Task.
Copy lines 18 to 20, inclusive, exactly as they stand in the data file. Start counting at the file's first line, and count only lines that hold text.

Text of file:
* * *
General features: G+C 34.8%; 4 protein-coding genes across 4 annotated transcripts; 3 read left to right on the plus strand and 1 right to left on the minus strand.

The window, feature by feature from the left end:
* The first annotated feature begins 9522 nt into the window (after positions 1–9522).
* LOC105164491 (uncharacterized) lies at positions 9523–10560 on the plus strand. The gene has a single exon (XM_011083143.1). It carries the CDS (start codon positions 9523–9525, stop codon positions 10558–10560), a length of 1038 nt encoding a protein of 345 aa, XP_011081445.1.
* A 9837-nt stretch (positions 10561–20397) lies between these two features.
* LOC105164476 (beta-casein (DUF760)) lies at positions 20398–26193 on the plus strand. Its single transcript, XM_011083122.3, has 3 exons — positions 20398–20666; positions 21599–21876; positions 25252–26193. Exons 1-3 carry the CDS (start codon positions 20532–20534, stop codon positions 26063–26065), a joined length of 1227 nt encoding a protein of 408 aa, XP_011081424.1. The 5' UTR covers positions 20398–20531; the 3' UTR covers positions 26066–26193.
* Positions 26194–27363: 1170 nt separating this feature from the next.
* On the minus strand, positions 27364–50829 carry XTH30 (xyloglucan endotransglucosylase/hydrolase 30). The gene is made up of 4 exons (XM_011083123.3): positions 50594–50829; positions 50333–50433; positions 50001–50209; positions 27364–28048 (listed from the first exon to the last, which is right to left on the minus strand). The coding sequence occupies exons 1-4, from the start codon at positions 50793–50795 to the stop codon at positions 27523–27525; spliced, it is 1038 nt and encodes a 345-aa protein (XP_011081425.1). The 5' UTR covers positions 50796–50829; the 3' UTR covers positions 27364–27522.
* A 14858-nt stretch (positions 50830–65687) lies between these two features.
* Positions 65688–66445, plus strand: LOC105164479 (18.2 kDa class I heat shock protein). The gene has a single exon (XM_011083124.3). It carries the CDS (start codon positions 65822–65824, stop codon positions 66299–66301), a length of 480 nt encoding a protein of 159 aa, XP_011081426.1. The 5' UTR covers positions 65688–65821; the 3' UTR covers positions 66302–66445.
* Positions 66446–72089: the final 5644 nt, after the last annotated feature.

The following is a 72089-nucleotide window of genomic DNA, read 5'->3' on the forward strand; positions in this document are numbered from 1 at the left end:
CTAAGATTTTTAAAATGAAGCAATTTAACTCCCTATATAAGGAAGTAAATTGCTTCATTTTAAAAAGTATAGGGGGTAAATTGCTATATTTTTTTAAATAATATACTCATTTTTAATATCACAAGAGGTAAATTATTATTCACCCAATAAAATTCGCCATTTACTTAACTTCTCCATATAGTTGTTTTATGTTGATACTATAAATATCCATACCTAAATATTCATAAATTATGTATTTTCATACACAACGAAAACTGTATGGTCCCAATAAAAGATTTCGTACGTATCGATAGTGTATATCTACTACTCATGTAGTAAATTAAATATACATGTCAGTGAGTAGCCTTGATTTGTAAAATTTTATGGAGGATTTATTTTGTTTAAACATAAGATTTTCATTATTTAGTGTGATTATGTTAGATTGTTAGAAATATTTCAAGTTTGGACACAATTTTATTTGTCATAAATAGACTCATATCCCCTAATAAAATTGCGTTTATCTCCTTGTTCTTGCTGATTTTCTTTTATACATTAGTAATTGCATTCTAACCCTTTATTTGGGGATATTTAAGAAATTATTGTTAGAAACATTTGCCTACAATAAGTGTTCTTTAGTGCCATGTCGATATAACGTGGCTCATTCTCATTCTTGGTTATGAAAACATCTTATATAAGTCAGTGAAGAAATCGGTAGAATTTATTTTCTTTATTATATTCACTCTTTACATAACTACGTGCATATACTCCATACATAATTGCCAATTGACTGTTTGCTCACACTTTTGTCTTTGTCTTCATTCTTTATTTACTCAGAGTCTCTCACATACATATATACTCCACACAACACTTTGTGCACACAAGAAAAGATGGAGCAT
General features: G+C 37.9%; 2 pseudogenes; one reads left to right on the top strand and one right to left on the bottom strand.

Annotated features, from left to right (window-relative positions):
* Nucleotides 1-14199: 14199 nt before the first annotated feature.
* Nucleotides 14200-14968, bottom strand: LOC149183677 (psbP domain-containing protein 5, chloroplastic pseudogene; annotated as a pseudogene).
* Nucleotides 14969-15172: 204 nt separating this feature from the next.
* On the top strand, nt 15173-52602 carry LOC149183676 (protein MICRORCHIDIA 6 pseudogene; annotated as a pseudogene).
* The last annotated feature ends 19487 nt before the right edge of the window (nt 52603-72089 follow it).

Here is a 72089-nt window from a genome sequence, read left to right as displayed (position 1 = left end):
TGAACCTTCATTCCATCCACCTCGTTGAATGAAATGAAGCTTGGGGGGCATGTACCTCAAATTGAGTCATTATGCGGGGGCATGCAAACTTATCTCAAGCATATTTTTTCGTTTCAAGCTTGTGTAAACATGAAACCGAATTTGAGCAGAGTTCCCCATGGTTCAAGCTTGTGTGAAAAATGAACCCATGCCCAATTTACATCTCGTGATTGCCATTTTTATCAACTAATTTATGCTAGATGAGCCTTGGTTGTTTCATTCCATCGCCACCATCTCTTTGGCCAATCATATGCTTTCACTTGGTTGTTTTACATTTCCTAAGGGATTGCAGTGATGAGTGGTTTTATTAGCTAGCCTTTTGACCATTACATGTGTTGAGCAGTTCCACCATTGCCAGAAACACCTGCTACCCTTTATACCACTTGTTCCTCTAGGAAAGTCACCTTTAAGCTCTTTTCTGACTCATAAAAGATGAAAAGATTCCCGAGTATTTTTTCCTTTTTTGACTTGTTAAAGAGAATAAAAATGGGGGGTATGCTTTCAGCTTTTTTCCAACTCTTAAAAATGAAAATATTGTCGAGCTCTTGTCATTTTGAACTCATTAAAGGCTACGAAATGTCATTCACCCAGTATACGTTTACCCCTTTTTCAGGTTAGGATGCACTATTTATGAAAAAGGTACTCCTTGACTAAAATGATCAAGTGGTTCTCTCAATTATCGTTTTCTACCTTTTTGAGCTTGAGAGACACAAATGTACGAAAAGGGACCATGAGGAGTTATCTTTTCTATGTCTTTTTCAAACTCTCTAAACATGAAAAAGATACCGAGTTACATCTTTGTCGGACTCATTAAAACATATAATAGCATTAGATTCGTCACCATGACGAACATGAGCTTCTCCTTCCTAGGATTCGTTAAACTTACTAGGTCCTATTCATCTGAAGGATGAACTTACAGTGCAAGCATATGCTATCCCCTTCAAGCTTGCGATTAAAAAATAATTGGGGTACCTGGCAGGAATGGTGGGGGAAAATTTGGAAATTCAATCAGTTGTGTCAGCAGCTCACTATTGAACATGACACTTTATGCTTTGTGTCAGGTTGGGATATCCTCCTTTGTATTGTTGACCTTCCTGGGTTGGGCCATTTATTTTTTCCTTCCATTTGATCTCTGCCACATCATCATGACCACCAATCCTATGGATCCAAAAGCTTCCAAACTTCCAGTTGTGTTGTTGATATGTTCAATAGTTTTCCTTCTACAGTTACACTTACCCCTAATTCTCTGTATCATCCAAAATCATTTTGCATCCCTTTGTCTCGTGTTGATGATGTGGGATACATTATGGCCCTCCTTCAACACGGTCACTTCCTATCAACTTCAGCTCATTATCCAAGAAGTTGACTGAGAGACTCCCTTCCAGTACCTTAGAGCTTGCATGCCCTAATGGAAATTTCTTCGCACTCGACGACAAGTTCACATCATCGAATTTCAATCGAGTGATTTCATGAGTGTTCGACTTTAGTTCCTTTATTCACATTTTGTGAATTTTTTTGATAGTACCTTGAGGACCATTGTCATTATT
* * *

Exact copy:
* Nucleotides 14969-15172: 204 nt separating this feature from the next.
* On the top strand, nt 15173-52602 carry LOC149183676 (protein MICRORCHIDIA 6 pseudogene; annotated as a pseudogene).
* The last annotated feature ends 19487 nt before the right edge of the window (nt 52603-72089 follow it).